FORT HOOD, Texas — For the first time in nearly a year, Army Maj. Nidal Hasan will come face to face with dozens of people he's accused of attacking in last year's shooting rampage at Fort Hood.
An Article 32 hearing, which starts today in military court and is expected to last at least three weeks, will determine whether there is enough evidence to put the Army psychiatrist on trial. It will also be the first time witnesses have testified about the worst-ever shooting on a U.S. military base.
Hasan, 40, is charged with 13 counts of premeditated murder and 32 counts of attempted premeditated murder. When the proceeding begins, he will be sitting just a few feet from the witnesses, who are expected to describe graphic details of the attack.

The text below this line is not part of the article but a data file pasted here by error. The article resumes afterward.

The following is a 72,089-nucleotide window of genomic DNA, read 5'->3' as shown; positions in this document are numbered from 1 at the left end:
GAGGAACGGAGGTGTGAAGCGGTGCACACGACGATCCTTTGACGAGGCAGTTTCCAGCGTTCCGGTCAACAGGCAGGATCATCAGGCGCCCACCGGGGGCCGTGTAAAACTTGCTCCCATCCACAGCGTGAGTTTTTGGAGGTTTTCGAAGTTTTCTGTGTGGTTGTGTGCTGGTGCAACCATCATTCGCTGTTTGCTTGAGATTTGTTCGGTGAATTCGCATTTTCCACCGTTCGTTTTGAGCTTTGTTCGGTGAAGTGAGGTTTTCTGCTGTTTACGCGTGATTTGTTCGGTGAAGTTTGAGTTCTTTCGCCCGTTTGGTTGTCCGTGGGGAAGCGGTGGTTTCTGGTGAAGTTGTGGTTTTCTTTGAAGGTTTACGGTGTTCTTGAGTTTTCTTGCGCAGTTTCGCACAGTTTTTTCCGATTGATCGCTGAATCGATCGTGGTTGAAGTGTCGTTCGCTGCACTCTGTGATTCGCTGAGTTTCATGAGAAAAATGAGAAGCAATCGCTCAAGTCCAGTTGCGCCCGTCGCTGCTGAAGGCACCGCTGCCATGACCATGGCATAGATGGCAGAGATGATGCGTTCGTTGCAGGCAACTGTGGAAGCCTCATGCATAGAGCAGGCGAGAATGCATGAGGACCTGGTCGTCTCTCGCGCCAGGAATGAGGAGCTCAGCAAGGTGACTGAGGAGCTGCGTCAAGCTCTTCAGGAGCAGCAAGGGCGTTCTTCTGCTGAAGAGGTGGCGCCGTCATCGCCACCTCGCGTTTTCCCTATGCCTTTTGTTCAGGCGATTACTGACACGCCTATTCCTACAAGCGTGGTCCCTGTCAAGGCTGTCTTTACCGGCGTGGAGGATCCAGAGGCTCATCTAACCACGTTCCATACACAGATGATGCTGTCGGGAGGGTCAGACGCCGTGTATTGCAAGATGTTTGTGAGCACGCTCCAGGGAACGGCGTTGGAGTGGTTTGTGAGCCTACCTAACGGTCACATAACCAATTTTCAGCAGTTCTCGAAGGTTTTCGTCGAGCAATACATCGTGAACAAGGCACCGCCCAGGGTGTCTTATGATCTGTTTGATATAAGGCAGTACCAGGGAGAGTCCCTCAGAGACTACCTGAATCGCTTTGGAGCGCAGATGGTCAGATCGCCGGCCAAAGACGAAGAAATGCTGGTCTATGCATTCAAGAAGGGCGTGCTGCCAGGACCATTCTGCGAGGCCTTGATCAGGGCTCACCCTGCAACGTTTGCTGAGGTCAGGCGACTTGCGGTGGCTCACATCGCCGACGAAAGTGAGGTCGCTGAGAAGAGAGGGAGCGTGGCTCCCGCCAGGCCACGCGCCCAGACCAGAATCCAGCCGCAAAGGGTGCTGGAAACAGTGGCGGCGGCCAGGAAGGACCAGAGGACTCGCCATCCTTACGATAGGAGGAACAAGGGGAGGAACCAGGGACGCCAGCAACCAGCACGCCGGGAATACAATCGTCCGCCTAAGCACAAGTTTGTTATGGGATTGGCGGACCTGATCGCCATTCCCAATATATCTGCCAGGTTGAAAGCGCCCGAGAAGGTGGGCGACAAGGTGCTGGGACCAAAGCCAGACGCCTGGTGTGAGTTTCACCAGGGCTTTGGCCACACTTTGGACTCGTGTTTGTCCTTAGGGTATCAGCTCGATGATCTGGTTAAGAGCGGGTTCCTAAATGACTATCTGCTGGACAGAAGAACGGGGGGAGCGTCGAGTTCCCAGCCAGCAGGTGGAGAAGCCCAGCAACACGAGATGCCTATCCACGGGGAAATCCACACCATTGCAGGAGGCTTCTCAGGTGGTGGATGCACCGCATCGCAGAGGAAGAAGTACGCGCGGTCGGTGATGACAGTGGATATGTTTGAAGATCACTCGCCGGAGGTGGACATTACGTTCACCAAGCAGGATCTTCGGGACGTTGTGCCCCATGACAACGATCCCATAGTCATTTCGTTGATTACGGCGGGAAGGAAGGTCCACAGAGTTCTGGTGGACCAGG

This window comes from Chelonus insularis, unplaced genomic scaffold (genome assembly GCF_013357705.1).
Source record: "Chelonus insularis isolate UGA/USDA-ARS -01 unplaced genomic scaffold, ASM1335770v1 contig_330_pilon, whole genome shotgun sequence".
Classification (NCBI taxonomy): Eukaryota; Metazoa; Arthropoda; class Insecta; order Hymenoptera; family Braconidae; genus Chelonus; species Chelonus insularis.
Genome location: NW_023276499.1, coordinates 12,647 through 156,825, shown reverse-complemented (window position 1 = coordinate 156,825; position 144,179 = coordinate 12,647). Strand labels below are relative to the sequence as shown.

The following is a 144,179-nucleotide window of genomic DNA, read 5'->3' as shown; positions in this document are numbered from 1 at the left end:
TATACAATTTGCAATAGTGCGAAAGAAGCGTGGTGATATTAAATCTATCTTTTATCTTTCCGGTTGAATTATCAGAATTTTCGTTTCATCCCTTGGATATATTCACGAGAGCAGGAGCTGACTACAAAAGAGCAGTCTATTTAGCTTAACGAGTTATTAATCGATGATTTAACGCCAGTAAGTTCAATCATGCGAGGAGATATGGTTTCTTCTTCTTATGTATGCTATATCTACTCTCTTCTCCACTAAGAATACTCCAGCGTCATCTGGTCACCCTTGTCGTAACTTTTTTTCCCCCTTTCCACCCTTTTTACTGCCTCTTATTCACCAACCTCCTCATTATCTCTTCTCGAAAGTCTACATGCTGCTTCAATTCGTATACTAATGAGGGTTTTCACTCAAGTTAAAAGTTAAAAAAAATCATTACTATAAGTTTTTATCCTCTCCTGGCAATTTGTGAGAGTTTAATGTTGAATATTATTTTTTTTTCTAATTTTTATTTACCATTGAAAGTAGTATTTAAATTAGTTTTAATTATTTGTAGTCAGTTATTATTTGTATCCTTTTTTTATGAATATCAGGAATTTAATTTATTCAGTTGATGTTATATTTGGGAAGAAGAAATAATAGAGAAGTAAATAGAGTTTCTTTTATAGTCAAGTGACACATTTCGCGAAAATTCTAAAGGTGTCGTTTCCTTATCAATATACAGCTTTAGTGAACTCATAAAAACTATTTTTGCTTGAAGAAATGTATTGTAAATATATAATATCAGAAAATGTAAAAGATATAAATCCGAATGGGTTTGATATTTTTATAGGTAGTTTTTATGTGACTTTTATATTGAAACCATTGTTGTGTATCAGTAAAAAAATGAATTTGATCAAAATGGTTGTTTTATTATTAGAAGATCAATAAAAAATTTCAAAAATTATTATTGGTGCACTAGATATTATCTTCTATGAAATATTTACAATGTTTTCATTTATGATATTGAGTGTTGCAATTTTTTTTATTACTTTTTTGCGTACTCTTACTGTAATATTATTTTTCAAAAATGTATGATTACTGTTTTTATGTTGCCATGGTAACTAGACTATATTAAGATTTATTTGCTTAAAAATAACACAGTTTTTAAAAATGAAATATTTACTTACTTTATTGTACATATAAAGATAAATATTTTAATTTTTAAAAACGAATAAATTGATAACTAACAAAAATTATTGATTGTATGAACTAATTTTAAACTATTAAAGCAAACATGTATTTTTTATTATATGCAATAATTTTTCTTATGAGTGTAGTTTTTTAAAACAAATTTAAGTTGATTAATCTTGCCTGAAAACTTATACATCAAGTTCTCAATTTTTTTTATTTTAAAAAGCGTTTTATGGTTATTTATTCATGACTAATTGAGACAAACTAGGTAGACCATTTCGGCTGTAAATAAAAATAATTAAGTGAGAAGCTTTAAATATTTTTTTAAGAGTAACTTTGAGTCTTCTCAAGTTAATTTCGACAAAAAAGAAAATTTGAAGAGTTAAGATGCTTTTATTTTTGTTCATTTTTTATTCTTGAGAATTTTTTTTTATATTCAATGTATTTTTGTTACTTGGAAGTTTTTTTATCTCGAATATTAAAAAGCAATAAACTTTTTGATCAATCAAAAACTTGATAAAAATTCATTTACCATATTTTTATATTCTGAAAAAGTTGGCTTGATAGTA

The shootings happened on a sunny autumn day at Fort Hood, one of the nation's largest Army posts. About 300 people were in the Soldier Readiness Processing Center. As soldiers waited in various lines, a man suddenly jumped up on a desk, shouted "Allahu Akbar!" — Arabic for "God is great!" — and started firing two guns, witnesses said.
The soldiers and civilian workers were unarmed. The rampage lasted only about 10 minutes, until two Fort Hood police officers shot and wounded Hasan, who is now paralyzed.
After the rampage, a disturbing picture of Hasan began to emerge. The American-born Muslim was trying to get out of his pending deployment to Afghanistan because he opposed the wars in Iraq and Afghanistan. He recently had been saying goodbye to friends and neighbors, and had given away his Koran and other belongings.
But there had been warning signs much earlier. Some fellow students in a graduate military medical program complained to the faculty about Hasan after he reportedly gave a presentation that justified suicide bombings and said the war on terror was a war against Islam.